If I were to immediately deadpool every meme that I’m not personally familiar with, I’d be pissing off a lot of people. So we try to give a fair look at every meme that comes our way. Sometimes they really AREN’T memes in any way (like they were just made up on the spot) and they are quickly deadpooled.

More often, the meme is something that only a small niche group is familiar with, but they’re rabid about the meme and have created a million and one variations of it. We usually try to address the fact that it is a niche meme, but confirm that it exists and gets used.

More Sections
We hear you loud and clear! We definitely need more sections and categorization on the site, and this is high on our list of things to do. Also, a voting/rating system is in the works, although I don’t have any details on that just yet. But trust in the mighty Greg Leuch and Jamiedubs that it will be worth the wait.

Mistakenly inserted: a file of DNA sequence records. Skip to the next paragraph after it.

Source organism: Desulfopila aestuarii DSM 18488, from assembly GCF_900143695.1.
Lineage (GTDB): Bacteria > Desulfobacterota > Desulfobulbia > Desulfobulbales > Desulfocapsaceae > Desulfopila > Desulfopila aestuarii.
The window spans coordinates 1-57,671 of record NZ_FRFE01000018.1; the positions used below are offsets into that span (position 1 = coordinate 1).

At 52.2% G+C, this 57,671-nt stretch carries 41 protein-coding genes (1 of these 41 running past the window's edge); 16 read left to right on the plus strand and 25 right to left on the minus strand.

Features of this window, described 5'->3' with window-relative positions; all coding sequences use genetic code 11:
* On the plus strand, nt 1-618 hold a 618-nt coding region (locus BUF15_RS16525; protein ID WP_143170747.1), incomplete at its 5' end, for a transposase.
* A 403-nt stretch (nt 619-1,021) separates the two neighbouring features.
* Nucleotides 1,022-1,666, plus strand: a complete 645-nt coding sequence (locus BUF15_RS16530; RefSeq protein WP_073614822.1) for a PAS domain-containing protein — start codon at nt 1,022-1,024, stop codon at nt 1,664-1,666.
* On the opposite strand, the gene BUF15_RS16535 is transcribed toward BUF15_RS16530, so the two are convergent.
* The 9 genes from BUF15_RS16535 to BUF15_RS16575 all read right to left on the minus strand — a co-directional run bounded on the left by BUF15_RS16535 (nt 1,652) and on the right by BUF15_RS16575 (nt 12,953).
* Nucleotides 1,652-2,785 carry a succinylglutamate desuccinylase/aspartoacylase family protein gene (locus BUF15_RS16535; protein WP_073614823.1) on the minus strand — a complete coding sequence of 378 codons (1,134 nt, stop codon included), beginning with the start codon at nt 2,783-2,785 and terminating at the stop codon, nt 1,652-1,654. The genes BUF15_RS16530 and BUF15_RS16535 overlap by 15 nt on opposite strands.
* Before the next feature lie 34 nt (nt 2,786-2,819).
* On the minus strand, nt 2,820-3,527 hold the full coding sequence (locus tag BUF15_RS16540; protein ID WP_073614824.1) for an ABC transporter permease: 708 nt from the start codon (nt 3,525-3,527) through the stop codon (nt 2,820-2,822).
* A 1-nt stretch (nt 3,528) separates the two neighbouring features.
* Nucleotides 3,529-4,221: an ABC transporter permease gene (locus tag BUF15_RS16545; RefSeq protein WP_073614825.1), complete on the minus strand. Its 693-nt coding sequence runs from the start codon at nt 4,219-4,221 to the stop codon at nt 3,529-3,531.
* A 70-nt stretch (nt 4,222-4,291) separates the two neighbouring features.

Search

Pterodactyl, you and others have mentioned frustration over finding memes. And we’re noticing a lot of submissions for memes that are already in the database. Are you having troubles with the Search box in the upper-right corner of the screen? Is it not working for you?

Jul 22, 2009 at 10:05AM EDT
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The search bar works fine, thank you.
I understand where you’re coming from. But I guess it’s just my problem, and I just have to deal with it. But also on more sections, and Foreign/Engrish bar?

Jul 22, 2009 at 02:07PM EDT
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My two cents.

< spoiler > I’m gonna mention the Burger King < /spoiler >

When it comes to textual memes, I feel that if it’s not an integrea part of the original source, it should probably be a meme (as long as there is enough remixes, mutations, and so on and so on).

Where my theory wins